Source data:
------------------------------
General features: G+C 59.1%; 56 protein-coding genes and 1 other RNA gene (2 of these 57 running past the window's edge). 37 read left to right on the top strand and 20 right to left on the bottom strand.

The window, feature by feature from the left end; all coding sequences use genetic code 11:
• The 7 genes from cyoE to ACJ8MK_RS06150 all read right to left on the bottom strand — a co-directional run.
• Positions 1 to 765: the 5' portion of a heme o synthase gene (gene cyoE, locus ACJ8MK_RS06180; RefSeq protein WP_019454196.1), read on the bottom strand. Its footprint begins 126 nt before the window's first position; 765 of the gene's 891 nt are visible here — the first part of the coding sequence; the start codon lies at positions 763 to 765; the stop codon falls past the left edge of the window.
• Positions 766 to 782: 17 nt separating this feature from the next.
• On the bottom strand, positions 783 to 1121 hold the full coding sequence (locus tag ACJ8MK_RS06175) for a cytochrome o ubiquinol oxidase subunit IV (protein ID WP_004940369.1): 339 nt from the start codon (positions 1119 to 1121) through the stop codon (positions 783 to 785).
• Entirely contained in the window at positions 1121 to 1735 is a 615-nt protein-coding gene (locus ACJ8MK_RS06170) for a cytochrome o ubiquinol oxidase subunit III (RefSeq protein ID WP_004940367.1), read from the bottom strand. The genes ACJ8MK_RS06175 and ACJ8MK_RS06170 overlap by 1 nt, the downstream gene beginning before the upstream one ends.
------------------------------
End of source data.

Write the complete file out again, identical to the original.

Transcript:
General features: G+C 59.1%; 56 protein-coding genes and 1 other RNA gene (2 of these 57 running past the window's edge). 37 read left to right on the top strand and 20 right to left on the bottom strand.

The window, feature by feature from the left end; all coding sequences use genetic code 11:
• The 7 genes from cyoE to ACJ8MK_RS06150 all read right to left on the bottom strand — a co-directional run.
• Positions 1 to 765: the 5' portion of a heme o synthase gene (gene cyoE, locus ACJ8MK_RS06180; RefSeq protein WP_019454196.1), read on the bottom strand. Its footprint begins 126 nt before the window's first position; 765 of the gene's 891 nt are visible here — the first part of the coding sequence; the start codon lies at positions 763 to 765; the stop codon falls past the left edge of the window.
• Positions 766 to 782: 17 nt separating this feature from the next.
• On the bottom strand, positions 783 to 1121 hold the full coding sequence (locus tag ACJ8MK_RS06175) for a cytochrome o ubiquinol oxidase subunit IV (protein ID WP_004940369.1): 339 nt from the start codon (positions 1119 to 1121) through the stop codon (positions 783 to 785).
• Entirely contained in the window at positions 1121 to 1735 is a 615-nt protein-coding gene (locus ACJ8MK_RS06170) for a cytochrome o ubiquinol oxidase subunit III (RefSeq protein ID WP_004940367.1), read from the bottom strand. The genes ACJ8MK_RS06175 and ACJ8MK_RS06170 overlap by 1 nt, the downstream gene beginning before the upstream one ends.